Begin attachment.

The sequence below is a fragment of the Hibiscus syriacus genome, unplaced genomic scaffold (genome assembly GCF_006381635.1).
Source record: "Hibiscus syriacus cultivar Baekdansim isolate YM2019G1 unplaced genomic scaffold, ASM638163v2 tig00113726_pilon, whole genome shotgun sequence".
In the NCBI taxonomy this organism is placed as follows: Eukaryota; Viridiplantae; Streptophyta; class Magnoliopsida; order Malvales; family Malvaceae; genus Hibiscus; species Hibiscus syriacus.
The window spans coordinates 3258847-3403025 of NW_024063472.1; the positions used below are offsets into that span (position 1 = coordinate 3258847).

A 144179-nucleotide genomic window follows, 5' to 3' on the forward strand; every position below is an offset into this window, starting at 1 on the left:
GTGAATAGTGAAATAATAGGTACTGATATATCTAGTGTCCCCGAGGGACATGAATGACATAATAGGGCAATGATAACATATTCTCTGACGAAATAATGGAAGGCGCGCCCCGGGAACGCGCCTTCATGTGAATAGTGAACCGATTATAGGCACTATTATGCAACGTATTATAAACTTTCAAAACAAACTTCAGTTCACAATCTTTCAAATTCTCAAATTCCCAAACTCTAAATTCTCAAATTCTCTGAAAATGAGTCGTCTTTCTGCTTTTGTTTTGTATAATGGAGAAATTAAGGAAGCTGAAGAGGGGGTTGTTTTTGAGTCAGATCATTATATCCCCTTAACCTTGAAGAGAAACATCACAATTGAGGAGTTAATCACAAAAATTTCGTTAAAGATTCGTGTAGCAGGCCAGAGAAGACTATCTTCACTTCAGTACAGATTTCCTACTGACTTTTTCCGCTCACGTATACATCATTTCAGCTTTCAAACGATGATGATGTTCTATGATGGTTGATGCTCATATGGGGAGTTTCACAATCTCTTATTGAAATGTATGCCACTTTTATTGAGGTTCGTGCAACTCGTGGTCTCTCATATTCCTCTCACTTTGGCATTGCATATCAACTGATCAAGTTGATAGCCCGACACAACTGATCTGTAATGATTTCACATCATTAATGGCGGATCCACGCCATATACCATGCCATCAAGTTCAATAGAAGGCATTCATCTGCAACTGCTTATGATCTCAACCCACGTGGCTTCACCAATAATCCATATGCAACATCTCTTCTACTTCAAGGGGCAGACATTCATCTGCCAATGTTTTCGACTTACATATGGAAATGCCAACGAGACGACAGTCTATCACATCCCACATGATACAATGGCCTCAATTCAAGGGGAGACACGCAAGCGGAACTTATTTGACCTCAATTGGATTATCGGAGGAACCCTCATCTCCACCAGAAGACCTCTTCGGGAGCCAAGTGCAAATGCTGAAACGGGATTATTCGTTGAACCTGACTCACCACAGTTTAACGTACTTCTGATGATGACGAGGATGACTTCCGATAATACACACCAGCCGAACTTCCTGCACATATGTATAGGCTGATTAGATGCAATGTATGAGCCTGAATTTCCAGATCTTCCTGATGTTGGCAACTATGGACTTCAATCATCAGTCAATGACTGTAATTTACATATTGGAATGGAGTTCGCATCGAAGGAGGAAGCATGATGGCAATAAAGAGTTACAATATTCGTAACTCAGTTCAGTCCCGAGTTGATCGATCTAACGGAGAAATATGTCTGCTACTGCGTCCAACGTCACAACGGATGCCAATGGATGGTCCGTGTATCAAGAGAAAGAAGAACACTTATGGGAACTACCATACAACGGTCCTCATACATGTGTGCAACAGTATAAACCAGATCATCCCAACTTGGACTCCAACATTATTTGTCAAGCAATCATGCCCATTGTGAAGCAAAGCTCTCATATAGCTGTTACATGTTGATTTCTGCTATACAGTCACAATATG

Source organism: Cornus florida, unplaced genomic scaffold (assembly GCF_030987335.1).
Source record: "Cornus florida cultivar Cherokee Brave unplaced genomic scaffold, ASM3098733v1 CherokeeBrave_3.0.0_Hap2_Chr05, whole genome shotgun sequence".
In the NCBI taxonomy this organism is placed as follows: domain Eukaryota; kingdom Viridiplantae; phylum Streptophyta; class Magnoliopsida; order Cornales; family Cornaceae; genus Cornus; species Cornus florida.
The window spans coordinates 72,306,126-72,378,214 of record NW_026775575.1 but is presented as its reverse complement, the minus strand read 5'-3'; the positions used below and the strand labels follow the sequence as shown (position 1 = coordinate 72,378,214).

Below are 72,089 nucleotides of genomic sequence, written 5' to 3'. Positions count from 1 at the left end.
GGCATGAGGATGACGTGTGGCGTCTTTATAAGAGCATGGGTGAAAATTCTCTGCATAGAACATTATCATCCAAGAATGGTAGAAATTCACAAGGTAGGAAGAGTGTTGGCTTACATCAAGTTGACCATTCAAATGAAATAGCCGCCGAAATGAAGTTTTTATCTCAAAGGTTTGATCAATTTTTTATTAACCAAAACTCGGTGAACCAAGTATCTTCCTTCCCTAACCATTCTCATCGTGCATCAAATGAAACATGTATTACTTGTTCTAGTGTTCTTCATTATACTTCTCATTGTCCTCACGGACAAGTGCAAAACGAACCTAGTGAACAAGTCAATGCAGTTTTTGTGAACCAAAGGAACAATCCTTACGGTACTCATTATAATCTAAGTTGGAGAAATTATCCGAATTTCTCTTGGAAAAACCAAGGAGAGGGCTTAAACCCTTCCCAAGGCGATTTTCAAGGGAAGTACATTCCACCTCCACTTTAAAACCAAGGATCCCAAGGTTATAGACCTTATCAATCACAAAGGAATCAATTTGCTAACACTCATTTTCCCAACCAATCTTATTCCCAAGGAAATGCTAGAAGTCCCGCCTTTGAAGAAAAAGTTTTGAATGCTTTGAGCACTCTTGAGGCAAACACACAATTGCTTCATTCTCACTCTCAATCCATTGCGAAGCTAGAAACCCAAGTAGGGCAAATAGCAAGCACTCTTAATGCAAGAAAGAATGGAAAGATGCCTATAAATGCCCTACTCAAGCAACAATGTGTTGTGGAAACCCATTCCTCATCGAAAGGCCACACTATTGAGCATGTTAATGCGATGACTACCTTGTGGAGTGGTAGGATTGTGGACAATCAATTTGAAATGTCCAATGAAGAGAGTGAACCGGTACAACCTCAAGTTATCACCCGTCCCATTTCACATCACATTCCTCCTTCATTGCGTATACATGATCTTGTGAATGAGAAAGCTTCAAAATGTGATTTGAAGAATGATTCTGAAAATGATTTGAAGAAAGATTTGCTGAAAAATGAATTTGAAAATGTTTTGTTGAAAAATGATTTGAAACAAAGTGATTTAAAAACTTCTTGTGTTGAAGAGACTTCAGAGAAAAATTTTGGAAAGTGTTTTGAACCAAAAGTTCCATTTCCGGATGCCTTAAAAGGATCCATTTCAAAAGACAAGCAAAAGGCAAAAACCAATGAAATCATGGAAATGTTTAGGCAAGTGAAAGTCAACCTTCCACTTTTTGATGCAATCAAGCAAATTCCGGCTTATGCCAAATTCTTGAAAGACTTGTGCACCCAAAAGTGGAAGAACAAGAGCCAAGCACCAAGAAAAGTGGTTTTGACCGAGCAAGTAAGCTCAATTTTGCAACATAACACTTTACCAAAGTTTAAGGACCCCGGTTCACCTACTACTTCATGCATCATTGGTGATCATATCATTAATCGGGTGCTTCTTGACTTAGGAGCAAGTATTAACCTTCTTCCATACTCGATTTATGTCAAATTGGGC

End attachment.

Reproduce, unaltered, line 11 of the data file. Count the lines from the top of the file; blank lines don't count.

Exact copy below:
Below are 72,089 nucleotides of genomic sequence, written 5' to 3'. Positions count from 1 at the left end.